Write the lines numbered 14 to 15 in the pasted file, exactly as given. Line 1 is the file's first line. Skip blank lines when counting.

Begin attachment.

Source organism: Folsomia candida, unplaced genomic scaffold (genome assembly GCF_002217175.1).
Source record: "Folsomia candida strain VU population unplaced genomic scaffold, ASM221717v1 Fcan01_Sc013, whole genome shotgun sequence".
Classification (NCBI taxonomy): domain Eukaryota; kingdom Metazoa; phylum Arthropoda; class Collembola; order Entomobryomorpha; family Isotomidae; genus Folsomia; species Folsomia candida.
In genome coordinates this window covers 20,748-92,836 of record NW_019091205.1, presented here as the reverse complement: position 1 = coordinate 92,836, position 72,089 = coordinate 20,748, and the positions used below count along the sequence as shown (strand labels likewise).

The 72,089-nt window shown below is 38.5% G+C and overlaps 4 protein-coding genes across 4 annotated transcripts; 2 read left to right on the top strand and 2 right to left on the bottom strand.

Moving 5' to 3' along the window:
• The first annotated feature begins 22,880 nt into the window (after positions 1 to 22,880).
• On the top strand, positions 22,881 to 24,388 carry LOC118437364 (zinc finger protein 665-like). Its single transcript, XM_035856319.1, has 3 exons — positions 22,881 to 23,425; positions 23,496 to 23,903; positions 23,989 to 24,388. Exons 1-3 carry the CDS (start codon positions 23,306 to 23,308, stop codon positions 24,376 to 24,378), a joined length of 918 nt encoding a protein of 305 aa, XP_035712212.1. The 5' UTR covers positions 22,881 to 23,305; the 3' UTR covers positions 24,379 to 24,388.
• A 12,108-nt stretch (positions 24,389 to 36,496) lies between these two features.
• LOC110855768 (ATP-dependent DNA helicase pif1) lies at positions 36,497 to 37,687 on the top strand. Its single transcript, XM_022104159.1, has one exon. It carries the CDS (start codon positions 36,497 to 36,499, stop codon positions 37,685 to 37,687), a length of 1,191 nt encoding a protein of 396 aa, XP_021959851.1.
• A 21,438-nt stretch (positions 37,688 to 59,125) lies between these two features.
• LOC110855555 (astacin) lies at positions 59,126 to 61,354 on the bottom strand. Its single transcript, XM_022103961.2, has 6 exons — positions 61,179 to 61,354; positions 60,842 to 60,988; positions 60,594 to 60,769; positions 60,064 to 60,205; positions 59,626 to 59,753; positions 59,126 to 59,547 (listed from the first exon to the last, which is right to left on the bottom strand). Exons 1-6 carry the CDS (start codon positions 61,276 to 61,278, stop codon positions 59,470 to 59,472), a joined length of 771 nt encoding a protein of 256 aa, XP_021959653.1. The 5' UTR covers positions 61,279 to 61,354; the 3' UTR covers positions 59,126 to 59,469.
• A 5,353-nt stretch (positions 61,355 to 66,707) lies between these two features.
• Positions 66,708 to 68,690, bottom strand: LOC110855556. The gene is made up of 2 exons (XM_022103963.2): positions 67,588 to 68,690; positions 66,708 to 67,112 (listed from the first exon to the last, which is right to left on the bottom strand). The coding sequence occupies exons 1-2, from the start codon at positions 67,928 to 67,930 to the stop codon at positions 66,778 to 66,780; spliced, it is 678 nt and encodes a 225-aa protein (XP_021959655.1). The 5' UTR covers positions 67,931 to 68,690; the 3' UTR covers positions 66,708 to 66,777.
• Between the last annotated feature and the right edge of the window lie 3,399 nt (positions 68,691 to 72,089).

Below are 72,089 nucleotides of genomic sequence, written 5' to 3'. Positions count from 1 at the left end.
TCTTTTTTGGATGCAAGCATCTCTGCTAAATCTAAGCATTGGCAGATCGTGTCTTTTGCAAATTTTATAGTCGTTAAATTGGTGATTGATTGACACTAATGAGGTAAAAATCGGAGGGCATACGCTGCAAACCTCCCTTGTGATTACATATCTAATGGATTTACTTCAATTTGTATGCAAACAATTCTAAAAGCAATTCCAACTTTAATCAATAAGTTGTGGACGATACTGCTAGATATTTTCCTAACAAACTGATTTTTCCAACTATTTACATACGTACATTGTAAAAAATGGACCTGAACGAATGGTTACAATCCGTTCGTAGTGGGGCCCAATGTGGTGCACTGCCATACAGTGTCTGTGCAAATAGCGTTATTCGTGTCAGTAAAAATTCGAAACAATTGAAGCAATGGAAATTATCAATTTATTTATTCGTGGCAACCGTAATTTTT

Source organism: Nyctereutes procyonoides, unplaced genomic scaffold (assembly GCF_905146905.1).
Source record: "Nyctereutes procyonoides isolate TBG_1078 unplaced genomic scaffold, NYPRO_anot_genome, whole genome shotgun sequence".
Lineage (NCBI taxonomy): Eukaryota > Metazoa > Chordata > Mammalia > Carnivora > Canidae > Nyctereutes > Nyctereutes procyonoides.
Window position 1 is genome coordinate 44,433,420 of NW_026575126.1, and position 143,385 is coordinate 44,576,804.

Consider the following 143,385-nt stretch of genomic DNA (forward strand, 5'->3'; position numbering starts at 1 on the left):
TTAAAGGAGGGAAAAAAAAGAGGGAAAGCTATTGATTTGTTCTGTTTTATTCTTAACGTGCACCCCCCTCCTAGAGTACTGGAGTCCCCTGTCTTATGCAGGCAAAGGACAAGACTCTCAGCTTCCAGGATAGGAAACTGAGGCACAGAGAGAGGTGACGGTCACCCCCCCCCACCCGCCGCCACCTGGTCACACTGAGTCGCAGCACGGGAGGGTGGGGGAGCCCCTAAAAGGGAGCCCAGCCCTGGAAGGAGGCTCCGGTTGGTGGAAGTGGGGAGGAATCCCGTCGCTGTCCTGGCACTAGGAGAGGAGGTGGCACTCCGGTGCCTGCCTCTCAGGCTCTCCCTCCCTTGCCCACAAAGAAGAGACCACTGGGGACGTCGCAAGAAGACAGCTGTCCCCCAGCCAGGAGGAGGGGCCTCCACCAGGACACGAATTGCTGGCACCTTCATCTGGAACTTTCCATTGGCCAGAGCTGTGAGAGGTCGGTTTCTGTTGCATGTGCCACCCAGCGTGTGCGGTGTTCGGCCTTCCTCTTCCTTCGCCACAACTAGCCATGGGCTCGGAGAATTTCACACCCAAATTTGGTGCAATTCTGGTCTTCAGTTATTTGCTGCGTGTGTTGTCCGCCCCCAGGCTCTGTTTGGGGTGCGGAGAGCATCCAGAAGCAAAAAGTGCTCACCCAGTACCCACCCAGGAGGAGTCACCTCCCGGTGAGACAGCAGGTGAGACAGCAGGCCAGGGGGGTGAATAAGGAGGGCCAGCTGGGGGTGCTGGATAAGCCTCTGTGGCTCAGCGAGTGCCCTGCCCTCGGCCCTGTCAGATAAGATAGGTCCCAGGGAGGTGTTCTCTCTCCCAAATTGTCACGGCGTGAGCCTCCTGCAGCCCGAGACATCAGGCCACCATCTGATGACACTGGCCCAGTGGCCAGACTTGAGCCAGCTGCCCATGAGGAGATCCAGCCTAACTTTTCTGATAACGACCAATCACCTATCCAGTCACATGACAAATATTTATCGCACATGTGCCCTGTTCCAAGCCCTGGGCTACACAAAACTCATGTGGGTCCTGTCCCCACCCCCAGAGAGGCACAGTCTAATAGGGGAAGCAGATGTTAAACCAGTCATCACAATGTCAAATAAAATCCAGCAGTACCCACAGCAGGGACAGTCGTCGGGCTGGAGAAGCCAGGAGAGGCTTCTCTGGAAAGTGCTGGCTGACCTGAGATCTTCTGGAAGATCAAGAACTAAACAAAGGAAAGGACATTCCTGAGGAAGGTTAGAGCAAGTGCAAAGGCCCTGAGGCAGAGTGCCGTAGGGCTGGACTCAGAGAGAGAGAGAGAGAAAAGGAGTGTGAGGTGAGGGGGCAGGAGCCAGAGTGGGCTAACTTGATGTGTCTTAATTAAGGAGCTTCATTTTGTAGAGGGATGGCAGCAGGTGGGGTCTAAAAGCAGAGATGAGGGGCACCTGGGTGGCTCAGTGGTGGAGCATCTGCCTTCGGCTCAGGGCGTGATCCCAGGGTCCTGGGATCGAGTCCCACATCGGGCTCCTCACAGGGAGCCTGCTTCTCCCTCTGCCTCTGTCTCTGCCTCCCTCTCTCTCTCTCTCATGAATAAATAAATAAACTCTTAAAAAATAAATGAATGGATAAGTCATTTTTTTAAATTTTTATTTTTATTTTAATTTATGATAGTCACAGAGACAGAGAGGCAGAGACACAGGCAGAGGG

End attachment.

• Positions 66,708 to 68,690, bottom strand: LOC110855556. The gene is made up of 2 exons (XM_022103963.2): positions 67,588 to 68,690; positions 66,708 to 67,112 (listed from the first exon to the last, which is right to left on the bottom strand). The coding sequence occupies exons 1-2, from the start codon at positions 67,928 to 67,930 to the stop codon at positions 66,778 to 66,780; spliced, it is 678 nt and encodes a 225-aa protein (XP_021959655.1). The 5' UTR covers positions 67,931 to 68,690; the 3' UTR covers positions 66,708 to 66,777.
• Between the last annotated feature and the right edge of the window lie 3,399 nt (positions 68,691 to 72,089).